I very fondly remember one of the first times on hearing ‘Rumours’ by Fleetwood Mac and particularly the song ‘Go Your Own Way’. It was a record that I’d not paid much attention to for the last 30 years or so but when the 30th anniversary of the record came round a few years ago I listened again with adult ears. I must admit my reaction to it surprised me somewhat. With in the first few bars of ‘Go Your Own Way’ this record was firmly back in my consciousness! So much so that I was immediately transported back to being roughly 4 years old sat on my fathers lap listening to this mesmerising record wearing some oversized white headphones complete with curly cable. The feeling was palpable. Every detail of that moment came flooding back to me in vivid technicolor (well maybe a little sepia, it was the 70’s!!) My surroundings at that time, the time of day, the smell of damp dog in the air!! I quite clearly had/have a very emotional connection to that record……….but why?
Is it purely nostalgia?
I personally don’t think it is. As an audio professional of over 10 years and listener of 1000’s of records over a thirty odd year period I feel I can put forward a fairly solid theory on the subject of musical communication. Just to clarify and justify; I’m not music degree educated but, I am experienced in the ‘real world’ aspects of music. I’ve learnt through trial and error and experiential activities (basically I’ve made lots of mistakes along the way). The experience I have regarding this particular record may have something to do with the story behind the record itself, a very emotional story and one that only as an adult I would have any hope of understanding. But even as a child I must have been able to feel the emotion infused within all aspects of the recording. It grabbed me as an infant, so what was going on there?
Firstly, but not necessarily most importantly is the overall sonic signature or aesthetic of the record. It’s dynamic (not overly loud) and punchy yet pleasing on the ear. I wouldn’t describe it as soft but there is a certain warmth and gentleness that invites you to listen again and again. This warmth helps to also communicate the songs composition to the listener using elements such as correct or appropriate frequency content or balance. Interesting use of instruments even though fairly standard the texture they provide is one that appears faultless but each song contains very human and heartfelt performances. This records overall level of artistic communication is almost impossible to rival in any genre or era.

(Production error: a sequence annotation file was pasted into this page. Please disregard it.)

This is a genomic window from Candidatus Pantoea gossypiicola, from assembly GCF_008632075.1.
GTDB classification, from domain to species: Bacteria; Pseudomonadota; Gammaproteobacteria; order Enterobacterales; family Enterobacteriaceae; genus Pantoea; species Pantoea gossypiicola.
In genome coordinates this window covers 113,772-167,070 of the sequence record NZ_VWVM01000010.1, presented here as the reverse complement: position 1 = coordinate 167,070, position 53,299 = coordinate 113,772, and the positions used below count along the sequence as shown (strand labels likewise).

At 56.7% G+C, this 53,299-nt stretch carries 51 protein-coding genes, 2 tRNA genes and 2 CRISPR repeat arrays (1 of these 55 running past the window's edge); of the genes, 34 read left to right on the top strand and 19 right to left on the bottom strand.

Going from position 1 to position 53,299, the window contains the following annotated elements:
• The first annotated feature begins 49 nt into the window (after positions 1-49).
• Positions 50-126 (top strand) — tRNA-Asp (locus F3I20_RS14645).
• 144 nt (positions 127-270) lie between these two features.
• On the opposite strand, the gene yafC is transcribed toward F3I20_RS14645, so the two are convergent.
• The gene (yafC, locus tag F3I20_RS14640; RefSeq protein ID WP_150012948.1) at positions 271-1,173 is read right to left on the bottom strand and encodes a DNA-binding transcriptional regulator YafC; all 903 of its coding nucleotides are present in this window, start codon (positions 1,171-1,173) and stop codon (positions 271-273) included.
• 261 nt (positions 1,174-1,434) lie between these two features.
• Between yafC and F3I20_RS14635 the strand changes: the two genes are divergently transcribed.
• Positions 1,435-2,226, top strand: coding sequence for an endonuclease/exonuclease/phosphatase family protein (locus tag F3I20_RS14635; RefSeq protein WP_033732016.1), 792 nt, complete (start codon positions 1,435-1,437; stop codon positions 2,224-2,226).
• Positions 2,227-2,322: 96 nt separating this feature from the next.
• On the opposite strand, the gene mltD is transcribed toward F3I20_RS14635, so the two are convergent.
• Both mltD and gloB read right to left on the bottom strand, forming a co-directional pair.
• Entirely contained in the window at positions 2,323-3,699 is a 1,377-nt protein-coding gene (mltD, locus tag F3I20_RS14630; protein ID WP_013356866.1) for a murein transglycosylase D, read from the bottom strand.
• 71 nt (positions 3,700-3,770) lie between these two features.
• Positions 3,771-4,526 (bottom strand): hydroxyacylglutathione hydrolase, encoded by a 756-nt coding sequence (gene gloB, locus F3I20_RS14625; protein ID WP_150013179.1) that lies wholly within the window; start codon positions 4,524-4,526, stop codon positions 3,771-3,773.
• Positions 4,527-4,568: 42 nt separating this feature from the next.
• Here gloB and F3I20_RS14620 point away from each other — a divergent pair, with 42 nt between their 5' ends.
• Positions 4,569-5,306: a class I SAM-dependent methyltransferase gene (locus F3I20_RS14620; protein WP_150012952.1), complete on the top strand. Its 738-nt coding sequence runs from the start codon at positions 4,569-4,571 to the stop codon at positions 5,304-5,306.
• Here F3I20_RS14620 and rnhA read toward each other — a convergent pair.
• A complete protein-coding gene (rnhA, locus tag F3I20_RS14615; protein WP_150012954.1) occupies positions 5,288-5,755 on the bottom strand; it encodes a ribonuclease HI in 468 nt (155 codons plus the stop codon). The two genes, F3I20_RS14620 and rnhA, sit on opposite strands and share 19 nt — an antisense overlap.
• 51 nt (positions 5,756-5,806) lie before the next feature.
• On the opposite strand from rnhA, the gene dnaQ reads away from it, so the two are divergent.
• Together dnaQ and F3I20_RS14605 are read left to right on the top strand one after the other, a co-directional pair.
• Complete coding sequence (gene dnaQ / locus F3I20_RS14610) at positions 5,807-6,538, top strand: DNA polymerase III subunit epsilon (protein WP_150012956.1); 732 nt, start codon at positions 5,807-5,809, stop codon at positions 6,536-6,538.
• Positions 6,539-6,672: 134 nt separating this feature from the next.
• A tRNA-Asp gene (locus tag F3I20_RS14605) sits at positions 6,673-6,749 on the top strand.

You can blame any number of factors for the downturn in record sales, the industry didn’t choose the correct model to sustain itself and embrace the way music is consumed, or perhaps file sharing is responsible. The bottom line is music and some other forms of entertainment sales have dwindled over the past few years for whatever reason(s) (you can add your own theory here) but I feel the subject of this blog i.e. taste, has a lot to do with it.
Basically A LOT of the music made today lacks taste. And by taste I mean good taste. Good taste in the traditional sense- high artistic quality, high artistic values, originality, emotional reward etc. You can obviously argue that taste is subjective, a matter of personal opinion, and of course yes it is but, much of the ‘pop’ output of recent years has been pretty awful on many levels. Musically it delivers nothing new or remotely intriguing, It’s often so rhythm heavy that any harmonic content (actual chord progression) the piece may contain isn’t even heard! it plays no or very little part in the emotional communication of the material. On rare occasions the chords aren’t even in key with the vocal! and if they are they are so overused and obvious they might as well not be there. The melodies although deemed ‘cool’ are often so lacking in development that even the lyrics can’t engage the listener long enough that they want to keep listening. Many though still go on to become big hits. This happens for several reasons in my opinion including: